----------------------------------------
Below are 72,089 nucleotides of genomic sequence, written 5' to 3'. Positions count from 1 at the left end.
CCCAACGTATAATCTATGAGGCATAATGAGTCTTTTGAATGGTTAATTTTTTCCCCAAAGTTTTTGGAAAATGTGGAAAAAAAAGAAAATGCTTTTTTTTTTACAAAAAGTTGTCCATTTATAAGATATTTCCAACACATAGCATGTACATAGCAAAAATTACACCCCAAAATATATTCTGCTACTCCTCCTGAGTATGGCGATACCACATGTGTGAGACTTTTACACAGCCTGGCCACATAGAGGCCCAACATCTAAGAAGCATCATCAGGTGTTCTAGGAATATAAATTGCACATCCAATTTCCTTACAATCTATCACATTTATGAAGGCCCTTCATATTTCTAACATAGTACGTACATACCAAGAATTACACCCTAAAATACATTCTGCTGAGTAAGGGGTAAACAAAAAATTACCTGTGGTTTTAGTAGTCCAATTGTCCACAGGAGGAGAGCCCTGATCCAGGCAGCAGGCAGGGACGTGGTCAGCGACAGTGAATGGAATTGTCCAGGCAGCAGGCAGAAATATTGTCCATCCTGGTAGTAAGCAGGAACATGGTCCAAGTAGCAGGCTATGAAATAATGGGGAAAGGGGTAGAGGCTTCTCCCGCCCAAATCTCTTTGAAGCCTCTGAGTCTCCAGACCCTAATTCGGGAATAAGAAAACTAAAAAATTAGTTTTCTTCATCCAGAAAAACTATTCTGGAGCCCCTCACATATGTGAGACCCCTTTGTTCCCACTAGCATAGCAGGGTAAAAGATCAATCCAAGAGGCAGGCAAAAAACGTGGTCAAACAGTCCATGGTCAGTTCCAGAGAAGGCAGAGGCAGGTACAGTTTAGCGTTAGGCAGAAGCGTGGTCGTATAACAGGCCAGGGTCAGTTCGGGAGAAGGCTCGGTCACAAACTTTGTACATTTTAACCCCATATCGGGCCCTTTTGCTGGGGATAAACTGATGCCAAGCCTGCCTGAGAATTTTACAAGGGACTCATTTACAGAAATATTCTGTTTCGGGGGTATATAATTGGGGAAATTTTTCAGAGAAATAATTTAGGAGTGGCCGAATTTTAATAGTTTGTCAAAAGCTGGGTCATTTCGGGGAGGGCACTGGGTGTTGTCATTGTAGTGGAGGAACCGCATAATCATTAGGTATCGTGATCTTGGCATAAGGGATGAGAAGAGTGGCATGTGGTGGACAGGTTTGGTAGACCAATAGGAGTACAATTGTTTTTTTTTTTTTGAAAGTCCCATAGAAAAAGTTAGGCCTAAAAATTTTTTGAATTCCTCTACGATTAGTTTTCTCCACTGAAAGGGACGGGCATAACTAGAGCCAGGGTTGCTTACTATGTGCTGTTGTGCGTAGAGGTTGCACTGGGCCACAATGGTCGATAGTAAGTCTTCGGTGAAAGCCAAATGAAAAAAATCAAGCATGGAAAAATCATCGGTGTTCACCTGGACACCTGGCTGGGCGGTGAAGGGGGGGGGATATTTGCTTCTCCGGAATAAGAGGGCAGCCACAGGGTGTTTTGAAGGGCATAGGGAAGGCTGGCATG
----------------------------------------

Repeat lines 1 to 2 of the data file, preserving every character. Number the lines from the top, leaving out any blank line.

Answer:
Below are 72,089 nucleotides of genomic sequence, written 5' to 3'. Positions count from 1 at the left end.
CCCAACGTATAATCTATGAGGCATAATGAGTCTTTTGAATGGTTAATTTTTTCCCCAAAGTTTTTGGAAAATGTGGAAAAAAAAGAAAATGCTTTTTTTTTTACAAAAAGTTGTCCATTTATAAGATATTTCCAACACATAGCATGTACATAGCAAAAATTACACCCCAAAATATATTCTGCTACTCCTCCTGAGTATGGCGATACCACATGTGTGAGACTTTTACACAGCCTGGCCACATAGAGGCCCAACATCTAAGAAGCATCATCAGGTGTTCTAGGAATATAAATTGCACATCCAATTTCCTTACAATCTATCACATTTATGAAGGCCCTTCATATTTCTAACATAGTACGTACATACCAAGAATTACACCCTAAAATACATTCTGCTGAGTAAGGGGTAAACAAAAAATTACCTGTGGTTTTAGTAGTCCAATTGTCCACAGGAGGAGAGCCCTGATCCAGGCAGCAGGCAGGGACGTGGTCAGCGACAGTGAATGGAATTGTCCAGGCAGCAGGCAGAAATATTGTCCATCCTGGTAGTAAGCAGGAACATGGTCCAAGTAGCAGGCTATGAAATAATGGGGAAAGGGGTAGAGGCTTCTCCCGCCCAAATCTCTTTGAAGCCTCTGAGTCTCCAGACCCTAATTCGGGAATAAGAAAACTAAAAAATTAGTTTTCTTCATCCAGAAAAACTATTCTGGAGCCCCTCACATATGTGAGACCCCTTTGTTCCCACTAGCATAGCAGGGTAAAAGATCAATCCAAGAGGCAGGCAAAAAACGTGGTCAAACAGTCCATGGTCAGTTCCAGAGAAGGCAGAGGCAGGTACAGTTTAGCGTTAGGCAGAAGCGTGGTCGTATAACAGGCCAGGGTCAGTTCGGGAGAAGGCTCGGTCACAAACTTTGTACATTTTAACCCCATATCGGGCCCTTTTGCTGGGGATAAACTGATGCCAAGCCTGCCTGAGAATTTTACAAGGGACTCATTTACAGAAATATTCTGTTTCGGGGGTATATAATTGGGGAAATTTTTCAGAGAAATAATTTAGGAGTGGCCGAATTTTAATAGTTTGTCAAAAGCTGGGTCATTTCGGGGAGGGCACTGGGTGTTGTCATTGTAGTGGAGGAACCGCATAATCATTAGGTATCGTGATCTTGGCATAAGGGATGAGAAGAGTGGCATGTGGTGGACAGGTTTGGTAGACCAATAGGAGTACAATTGTTTTTTTTTTTTTGAAAGTCCCATAGAAAAAGTTAGGCCTAAAAATTTTTTGAATTCCTCTACGATTAGTTTTCTCCACTGAAAGGGACGGGCATAACTAGAGCCAGGGTTGCTTACTATGTGCTGTTGTGCGTAGAGGTTGCACTGGGCCACAATGGTCGATAGTAAGTCTTCGGTGAAAGCCAAATGAAAAAAATCAAGCATGGAAAAATCATCGGTGTTCACCTGGACACCTGGCTGGGCGGTGAAGGGGGGGGGATATTTGCTTCTCCGGAATAAGAGGGCAGCCACAGGGTGTTTTGAAGGGCATAGGGAAGGCTGGCATG